“These were the days of Christine Babcock and Jordan Hasay, and he would tell me that ‘When you start training for the mile, you’ll be able to beat them.’ And I remember thinking that was a crazy, crazy vision.”
She made her way to Yale, where she was a 4-time All-American in the 800, hitting a best of 2:03.41. Her 1500 came down to 4:20.66. With her eligibility finished, Yale coach Mark Young and alum Sarah Lesko encouraged Grace to keep going for the next year’s Olympic Trials.
“It made sense to me,” says Grace, who would graduate with a degree in environmental studies. “I could focus for the very short term to try to run for the Trials. The thing that both of them said, which I agree with, is that I trained hard in college, but I was not like a full-time athlete. I had extracurriculars that were important to me. I didn’t treat it like it was a job, like it was the only thing in my life. I trained mostly for our league championships and to run well there.
“I was running low mileage and I did nothing over the summers. It was the opposite of focused or sustained, diligent training, I would say. What they knew, they said, if I did that focused, diligent, consistent training, I would be very good.”
Injured at the time, she went off on a school trip to Europe that summer. By the time January hit, she had made up her mind, and showed up to practice with Frank Gagliano’s New Jersey-New York TC.
“I came to him out of shape, completely out of shape physically.” Six months later, she had qualified for the Trials in two events, reaching PRs of 2:01.63 and 4:10.57.
“So that was all good indication, but by the time the Trials came around, I was a basketcase of nerves, I had overtrained myself, I had tried to cut weight in the wrong ways and I was completely underfueled.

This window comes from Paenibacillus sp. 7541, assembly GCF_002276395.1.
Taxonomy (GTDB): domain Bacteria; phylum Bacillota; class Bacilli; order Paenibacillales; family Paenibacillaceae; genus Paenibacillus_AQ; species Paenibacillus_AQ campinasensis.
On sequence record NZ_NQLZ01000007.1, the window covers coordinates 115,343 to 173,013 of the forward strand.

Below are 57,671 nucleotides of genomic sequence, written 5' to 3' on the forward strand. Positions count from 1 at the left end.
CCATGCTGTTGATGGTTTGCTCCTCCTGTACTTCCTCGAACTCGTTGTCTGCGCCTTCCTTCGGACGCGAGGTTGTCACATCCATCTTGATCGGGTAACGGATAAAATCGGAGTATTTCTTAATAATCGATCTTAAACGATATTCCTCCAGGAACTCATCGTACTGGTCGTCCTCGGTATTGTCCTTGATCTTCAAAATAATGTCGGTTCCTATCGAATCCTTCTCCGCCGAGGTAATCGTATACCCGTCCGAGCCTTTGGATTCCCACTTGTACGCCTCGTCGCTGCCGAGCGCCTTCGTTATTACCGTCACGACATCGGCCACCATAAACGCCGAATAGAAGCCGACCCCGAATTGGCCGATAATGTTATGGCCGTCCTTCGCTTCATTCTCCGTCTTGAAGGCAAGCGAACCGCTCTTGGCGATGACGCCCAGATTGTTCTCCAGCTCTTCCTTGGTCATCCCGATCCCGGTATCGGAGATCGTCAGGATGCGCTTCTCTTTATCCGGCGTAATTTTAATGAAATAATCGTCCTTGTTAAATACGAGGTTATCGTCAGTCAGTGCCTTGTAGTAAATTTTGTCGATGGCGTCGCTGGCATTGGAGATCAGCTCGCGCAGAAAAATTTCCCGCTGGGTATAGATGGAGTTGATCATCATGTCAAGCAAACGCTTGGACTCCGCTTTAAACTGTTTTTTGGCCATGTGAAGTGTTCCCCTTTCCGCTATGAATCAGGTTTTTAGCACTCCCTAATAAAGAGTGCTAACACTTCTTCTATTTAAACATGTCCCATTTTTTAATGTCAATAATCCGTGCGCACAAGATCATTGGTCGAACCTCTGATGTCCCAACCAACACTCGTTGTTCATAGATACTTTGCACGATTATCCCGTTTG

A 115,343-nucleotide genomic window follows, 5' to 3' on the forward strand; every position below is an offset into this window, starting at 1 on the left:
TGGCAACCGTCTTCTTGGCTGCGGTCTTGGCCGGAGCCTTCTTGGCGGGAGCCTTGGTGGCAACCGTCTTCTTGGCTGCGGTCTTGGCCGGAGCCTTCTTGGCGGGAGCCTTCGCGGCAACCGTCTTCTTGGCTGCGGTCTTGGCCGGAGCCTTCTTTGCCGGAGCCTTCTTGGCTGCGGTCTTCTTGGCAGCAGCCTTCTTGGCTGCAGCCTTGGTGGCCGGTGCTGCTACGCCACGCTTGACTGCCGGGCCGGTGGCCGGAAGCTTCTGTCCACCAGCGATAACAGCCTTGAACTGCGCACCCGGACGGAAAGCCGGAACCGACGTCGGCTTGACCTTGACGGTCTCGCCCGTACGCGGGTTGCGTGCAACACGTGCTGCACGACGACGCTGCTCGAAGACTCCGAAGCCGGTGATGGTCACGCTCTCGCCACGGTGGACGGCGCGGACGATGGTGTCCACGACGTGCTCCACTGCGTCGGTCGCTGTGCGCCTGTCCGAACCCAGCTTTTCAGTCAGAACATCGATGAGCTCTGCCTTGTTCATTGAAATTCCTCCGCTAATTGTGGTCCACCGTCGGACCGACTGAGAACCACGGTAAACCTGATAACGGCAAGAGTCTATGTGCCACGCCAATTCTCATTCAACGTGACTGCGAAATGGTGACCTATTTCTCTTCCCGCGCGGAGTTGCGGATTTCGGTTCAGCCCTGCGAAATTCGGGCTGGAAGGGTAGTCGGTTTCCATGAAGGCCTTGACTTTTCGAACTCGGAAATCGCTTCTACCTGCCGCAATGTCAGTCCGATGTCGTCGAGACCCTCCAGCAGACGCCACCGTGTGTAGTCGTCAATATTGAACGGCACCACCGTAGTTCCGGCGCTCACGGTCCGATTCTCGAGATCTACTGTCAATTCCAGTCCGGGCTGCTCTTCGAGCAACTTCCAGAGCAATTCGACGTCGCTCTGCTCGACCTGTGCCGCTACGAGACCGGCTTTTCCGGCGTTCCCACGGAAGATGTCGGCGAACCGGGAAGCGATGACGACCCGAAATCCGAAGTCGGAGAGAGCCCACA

“But what I see now, is it was a great experience to go there because coming into this one I now understand how much hype it is. You can never understand it until you’re there. I had never been to a USA championships, I just didn’t know. And the Trials are so much more than that. I didn’t know the level of hype around it. And how to prepare for that. So I experienced that, and that was the positive from the Trials.”
But, Grace says, 2012 was a rough ride. “I had improved that season, but I undercut myself mentally. I didn’t make it out of the rounds in the 800, I barely made it out of the rounds in the 1500. My mom was there and she had to have an intervention for me because I was so nervous and anxious and not really eating. It was like a perfect storm of doing everything wrong.
“It’s crazy how different this time was from last time. I am proud of the growth I have made, both athletically but also with my mental game. I wasn’t eating properly. A lot of female athletes do this when you first start going pro. You think that one thing will be a magical difference in your training. It really hurt me that year and I didn’t really understand it for another year even, being able to conquer that and understand nutrition and fueling.”
Grace’s mother was instrumental in her reinvention of herself: “Mostly because of her work that she had done with television and with speeches in front of large audiences, she was able to give me the idea of being calm and using zen meditation as a way to calm yourself and have a peace within the chaos of whatever is going on around you and the high stakes. That’s been amazing and helpful.
“Growing up, we were very active and she was an incredibly strong woman. She was an incredibly strong role model for me, she was a strong, active woman in my life. Now when she’s here with my family, they are completely supportive of me, but she’s there as my mom. And that’s where her support comes from and her love comes from. It’s not her as fitness icon.”
Now, Grace is looking ahead to Rio: “I’m focusing on my race. I’m focusing on preparing myself to be my best self at that race. On the 4th, I was my best self. I PRed—that was my plan. I think that going to the Olympics will be the same thing. I think that I will have to PR again to make the final. And training, more strength, we’re doing more speed and sharpening to be in that place again. It’s going to be very much focusing on running my best race. It’s kind of the same thing there as here. You treat every round with extreme focus and you have to make it through every round and there are 3 medal spots and each one of those is an incredible honor.”
July 7, 2016